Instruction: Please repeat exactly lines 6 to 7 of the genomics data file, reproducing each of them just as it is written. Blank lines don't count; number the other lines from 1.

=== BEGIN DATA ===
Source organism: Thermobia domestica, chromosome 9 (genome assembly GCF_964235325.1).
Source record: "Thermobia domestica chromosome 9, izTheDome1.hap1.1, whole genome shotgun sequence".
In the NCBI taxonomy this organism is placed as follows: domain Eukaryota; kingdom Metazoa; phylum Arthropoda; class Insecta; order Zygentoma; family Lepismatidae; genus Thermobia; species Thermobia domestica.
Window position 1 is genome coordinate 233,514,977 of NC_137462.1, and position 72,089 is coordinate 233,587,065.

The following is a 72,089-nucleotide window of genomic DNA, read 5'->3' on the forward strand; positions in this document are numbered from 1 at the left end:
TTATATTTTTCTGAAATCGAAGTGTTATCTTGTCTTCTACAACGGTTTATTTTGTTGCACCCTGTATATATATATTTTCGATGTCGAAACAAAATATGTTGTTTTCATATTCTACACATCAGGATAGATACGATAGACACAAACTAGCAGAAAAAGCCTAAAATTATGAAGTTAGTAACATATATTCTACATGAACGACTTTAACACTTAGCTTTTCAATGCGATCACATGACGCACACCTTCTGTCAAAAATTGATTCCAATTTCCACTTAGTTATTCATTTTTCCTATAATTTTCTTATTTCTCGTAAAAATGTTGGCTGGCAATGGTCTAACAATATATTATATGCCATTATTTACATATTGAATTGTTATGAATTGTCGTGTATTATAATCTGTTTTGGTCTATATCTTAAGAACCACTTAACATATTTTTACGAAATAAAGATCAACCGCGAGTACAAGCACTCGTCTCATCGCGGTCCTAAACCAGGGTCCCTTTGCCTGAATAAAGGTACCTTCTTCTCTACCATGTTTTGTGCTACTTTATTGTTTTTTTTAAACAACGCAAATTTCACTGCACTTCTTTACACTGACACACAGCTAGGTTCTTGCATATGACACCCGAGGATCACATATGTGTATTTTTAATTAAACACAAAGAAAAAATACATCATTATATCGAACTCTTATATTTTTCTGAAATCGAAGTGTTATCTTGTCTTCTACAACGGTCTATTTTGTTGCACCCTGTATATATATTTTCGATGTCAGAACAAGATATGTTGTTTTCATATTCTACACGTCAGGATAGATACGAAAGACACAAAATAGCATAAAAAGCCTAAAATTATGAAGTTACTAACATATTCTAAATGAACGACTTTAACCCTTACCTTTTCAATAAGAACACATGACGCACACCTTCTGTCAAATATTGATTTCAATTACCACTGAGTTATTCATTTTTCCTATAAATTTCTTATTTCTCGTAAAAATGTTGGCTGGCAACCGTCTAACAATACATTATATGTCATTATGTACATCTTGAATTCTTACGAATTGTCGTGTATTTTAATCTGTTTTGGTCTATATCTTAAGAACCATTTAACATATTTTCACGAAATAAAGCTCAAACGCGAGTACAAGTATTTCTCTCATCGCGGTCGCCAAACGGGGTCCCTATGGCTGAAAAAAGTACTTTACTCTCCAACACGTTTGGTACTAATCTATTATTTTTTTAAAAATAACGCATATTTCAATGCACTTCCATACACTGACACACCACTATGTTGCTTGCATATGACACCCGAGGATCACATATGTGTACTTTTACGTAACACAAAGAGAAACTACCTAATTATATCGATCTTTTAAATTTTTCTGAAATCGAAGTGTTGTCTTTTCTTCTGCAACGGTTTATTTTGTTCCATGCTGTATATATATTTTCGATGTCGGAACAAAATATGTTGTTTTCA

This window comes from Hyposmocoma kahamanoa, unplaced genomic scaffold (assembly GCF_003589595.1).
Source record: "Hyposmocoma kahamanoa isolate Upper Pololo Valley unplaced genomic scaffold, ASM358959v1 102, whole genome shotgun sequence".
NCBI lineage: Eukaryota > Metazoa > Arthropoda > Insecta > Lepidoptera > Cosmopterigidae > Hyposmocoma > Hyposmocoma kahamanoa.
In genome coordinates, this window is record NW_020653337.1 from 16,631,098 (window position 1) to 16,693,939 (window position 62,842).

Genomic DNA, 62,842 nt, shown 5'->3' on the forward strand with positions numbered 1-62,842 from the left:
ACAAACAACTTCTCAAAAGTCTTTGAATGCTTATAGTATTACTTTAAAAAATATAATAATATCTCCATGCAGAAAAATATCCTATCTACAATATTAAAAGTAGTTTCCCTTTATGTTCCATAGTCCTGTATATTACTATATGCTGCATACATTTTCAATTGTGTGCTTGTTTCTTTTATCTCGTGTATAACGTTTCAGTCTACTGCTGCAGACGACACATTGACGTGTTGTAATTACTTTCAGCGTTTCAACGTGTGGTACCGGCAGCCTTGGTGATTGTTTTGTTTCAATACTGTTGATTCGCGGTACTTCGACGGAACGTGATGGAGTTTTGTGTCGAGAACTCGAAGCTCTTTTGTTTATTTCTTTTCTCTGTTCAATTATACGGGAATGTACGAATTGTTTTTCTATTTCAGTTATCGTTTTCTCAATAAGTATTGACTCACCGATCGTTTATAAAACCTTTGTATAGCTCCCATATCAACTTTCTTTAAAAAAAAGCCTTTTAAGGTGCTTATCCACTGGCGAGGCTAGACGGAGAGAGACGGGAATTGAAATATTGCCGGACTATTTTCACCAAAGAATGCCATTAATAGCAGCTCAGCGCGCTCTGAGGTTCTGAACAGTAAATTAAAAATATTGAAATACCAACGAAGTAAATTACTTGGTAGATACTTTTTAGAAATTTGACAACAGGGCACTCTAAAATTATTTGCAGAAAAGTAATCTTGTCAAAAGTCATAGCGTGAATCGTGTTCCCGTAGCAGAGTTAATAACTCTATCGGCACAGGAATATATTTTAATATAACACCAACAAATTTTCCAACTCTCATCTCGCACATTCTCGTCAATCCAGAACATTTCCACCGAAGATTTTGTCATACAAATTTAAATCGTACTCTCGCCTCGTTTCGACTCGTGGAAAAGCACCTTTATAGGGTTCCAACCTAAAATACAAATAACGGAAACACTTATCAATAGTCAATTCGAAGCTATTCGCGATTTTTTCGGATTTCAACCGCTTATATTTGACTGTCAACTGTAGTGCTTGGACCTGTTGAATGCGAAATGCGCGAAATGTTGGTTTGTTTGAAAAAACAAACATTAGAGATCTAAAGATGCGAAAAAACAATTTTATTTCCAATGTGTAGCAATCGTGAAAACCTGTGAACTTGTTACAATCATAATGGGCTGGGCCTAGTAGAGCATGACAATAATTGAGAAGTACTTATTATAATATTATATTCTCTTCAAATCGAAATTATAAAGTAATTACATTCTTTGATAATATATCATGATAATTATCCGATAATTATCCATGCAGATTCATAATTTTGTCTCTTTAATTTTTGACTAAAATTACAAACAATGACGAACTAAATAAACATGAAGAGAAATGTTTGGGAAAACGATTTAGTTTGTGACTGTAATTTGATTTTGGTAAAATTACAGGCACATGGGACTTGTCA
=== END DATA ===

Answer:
TTATATTTTTCTGAAATCGAAGTGTTATCTTGTCTTCTACAACGGTTTATTTTGTTGCACCCTGTATATATATATTTTCGATGTCGAAACAAAATATGTTGTTTTCATATTCTACACATCAGGATAGATACGATAGACACAAACTAGCAGAAAAAGCCTAAAATTATGAAGTTAGTAACATATATTCTACATGAACGACTTTAACACTTAGCTTTTCAATGCGATCACATGACGCACACCTTCTGTCAAAAATTGATTCCAATTTCCACTTAGTTATTCATTTTTCCTATAATTTTCTTATTTCTCGTAAAAATGTTGGCTGGCAATGGTCTAACAATATATTATATGCCATTATTTACATATTGAATTGTTATGAATTGTCGTGTATTATAATCTGTTTTGGTCTATATCTTAAGAACCACTTAACATATTTTTACGAAATAAAGATCAACCGCGAGTACAAGCACTCGTCTCATCGCGGTCCTAAACCAGGGTCCCTTTGCCTGAATAAAGGTACCTTCTTCTCTACCATGTTTTGTGCTACTTTATTGTTTTTTTTAAACAACGCAAATTTCACTGCACTTCTTTACACTGACACACAGCTAGGTTCTTGCATATGACACCCGAGGATCACATATGTGTATTTTTAATTAAACACAAAGAAAAAATACATCATTATATCGAACTCTTATATTTTTCTGAAATCGAAGTGTTATCTTGTCTTCTACAACGGTCTATTTTGTTGCACCCTGTATATATATTTTCGATGTCAGAACAAGATATGTTGTTTTCATATTCTACACGTCAGGATAGATACGAAAGACACAAAATAGCATAAAAAGCCTAAAATTATGAAGTTACTAACATATTCTAAATGAACGACTTTAACCCTTACCTTTTCAATAAGAACACATGACGCACACCTTCTGTCAAATATTGATTTCAATTACCACTGAGTTATTCATTTTTCCTATAAATTTCTTATTTCTCGTAAAAATGTTGGCTGGCAACCGTCTAACAATACATTATATGTCATTATGTACATCTTGAATTCTTACGAATTGTCGTGTATTTTAATCTGTTTTGGTCTATATCTTAAGAACCATTTAACATATTTTCACGAAATAAAGCTCAAACGCGAGTACAAGTATTTCTCTCATCGCGGTCGCCAAACGGGGTCCCTATGGCTGAAAAAAGTACTTTACTCTCCAACACGTTTGGTACTAATCTATTATTTTTTTAAAAATAACGCATATTTCAATGCACTTCCATACACTGACACACCACTATGTTGCTTGCATATGACACCCGAGGATCACATATGTGTACTTTTACGTAACACAAAGAGAAACTACCTAATTATATCGATCTTTTAAATTTTTCTGAAATCGAAGTGTTGTCTTTTCTTCTGCAACGGTTTATTTTGTTCCATGCTGTATATATATTTTCGATGTCGGAACAAAATATGTTGTTTTCA

This window comes from Hyposmocoma kahamanoa, unplaced genomic scaffold (assembly GCF_003589595.1).